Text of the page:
I’ve been slowly reading through John Medaille’s TOWARD A TRULY FREE MARKET: A DISTRIBUTIST PERSPECTIVE ON THE ROLE OF GOVERNMENT, TAXES, HEALTH CARE, DEFICITS, AND MORE. As I’ve acknowledged in previous blogs I have no formal education in economics, so it often is incomprehensible to me, and I will not here defend or critique the book.
Medaille offers a rather somber evaluation of modern economics and thinks the ongoing economic crisis worldwide is not an aberration but really the end result of modern economic, capitalistic policies. One thesis of the book is that in an effort to make economics a hard science (rather than a mere social science) economists jettisoned ideas of morality. Economics void of morality becomes a strange animal indeed creating many of the problems we see all around the world. Some people defend as the greatest good whatever is “good for the economy.” But of course exactly what constitutes the economy is not completely accounted for (is it people or businesses? citizens or corporations?), nor is “good” defined especially in a system of thinking which wants to avoid moral judgments. Medaille for example points out that while current economic thinking assumes the existence of labor, it cannot account for the existence of labor because it totally ignores the existence of families.
Modern economics does not account at all for what it costs to produce a labor force, thus families are left to scramble on their own to earn enough to survive meanwhile “the economy” (economic leaders and forces) feel no responsibility for the survival let alone thriving of families. So economic policies often ignore what is good for the family. Additionally the labor force is also the consumer force – the rich get richer off the labor and consumption of these people. But those leaders of economic ideas see no connection between the cost of producing a labor force and their own profitability. Medaille offers many ideas about how to correct some of the problems that beset the world economy today, ideas based in distributist economics. Some of his ideas would resonate with conservatives (especially he advocates a significantly smaller federal government) but his arguments on the moral issues of economics might not make conservatives feel so comfortable. The keystone to his ideas is the notion of the just wage (you can read more on distributist ideas at http://distributistreview.com/mag/)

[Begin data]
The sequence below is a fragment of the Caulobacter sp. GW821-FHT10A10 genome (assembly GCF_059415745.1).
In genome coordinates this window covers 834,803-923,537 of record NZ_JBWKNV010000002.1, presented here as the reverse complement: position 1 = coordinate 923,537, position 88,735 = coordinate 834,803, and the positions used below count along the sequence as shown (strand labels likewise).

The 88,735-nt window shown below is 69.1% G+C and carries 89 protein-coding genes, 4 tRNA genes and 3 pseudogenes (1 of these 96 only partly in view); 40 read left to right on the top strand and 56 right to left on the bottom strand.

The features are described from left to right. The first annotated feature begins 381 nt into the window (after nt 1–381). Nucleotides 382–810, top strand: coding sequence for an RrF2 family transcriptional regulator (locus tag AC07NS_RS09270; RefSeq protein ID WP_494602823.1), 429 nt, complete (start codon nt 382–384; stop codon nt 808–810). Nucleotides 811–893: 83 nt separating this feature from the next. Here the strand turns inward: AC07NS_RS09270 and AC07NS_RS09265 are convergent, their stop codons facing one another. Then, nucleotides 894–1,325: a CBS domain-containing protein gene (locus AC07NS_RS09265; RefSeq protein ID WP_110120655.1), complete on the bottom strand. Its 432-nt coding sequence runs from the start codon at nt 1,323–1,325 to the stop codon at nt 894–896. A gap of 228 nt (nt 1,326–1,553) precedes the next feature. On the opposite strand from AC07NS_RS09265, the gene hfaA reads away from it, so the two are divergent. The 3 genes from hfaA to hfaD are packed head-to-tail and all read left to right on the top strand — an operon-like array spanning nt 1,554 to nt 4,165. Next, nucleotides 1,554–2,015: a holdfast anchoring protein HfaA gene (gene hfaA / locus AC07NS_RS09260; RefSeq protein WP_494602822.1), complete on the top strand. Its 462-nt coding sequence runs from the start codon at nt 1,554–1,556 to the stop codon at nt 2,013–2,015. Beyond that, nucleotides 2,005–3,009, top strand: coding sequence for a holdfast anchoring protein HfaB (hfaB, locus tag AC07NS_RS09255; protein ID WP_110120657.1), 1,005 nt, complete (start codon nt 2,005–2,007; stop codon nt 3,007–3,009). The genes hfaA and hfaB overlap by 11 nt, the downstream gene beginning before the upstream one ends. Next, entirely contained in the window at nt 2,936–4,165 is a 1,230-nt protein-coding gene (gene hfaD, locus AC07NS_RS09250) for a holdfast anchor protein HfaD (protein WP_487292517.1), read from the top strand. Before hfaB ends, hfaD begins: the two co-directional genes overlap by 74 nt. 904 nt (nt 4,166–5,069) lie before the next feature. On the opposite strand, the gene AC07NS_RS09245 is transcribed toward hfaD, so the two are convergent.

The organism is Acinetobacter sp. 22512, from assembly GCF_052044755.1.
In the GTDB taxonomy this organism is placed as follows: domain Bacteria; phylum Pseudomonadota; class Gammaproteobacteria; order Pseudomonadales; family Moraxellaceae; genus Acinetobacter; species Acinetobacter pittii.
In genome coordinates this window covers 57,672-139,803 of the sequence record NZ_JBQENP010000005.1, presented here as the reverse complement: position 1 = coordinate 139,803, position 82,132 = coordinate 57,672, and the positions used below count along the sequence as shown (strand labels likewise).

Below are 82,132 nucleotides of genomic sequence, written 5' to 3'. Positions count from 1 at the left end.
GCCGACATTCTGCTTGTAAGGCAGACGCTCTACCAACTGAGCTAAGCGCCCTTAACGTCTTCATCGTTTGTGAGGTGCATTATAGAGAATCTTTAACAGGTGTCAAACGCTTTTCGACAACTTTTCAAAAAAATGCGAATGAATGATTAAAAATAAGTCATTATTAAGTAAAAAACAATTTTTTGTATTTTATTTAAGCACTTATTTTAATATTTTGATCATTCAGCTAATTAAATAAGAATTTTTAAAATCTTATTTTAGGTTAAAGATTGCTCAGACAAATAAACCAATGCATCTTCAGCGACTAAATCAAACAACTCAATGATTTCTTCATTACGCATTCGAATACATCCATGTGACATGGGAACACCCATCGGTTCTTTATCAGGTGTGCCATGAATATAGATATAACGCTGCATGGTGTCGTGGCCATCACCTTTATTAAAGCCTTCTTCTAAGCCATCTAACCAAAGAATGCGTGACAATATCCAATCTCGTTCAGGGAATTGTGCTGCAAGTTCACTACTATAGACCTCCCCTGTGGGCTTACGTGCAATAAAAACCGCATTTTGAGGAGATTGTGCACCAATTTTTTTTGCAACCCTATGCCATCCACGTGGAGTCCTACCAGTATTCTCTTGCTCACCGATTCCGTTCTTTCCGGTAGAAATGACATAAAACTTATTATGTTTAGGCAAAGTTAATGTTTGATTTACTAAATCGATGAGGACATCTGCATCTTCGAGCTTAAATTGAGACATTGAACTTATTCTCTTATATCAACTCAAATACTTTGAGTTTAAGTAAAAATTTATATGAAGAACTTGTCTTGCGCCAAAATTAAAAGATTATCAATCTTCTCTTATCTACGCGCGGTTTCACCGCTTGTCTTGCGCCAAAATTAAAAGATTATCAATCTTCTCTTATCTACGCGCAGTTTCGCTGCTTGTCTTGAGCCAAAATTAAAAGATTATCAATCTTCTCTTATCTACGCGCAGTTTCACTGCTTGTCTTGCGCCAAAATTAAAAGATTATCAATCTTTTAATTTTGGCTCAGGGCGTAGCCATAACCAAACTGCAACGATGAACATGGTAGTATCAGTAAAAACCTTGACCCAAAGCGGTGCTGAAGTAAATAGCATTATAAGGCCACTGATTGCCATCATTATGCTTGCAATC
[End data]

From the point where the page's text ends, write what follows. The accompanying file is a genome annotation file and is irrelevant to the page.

I suppose because I’ve been thinking about Medaille’s ideas connecting ethics to economics, I paid attention to a 20 December 2011 NY Times Op-Ed piece by Charles Blow, Deep Pockets, Deeply Political. Blow is sounding a recently familiar alarm:
A tiny number of wealthy Americans are playing an ever-increasing role in financing our politics. This is not a good thing for a democracy.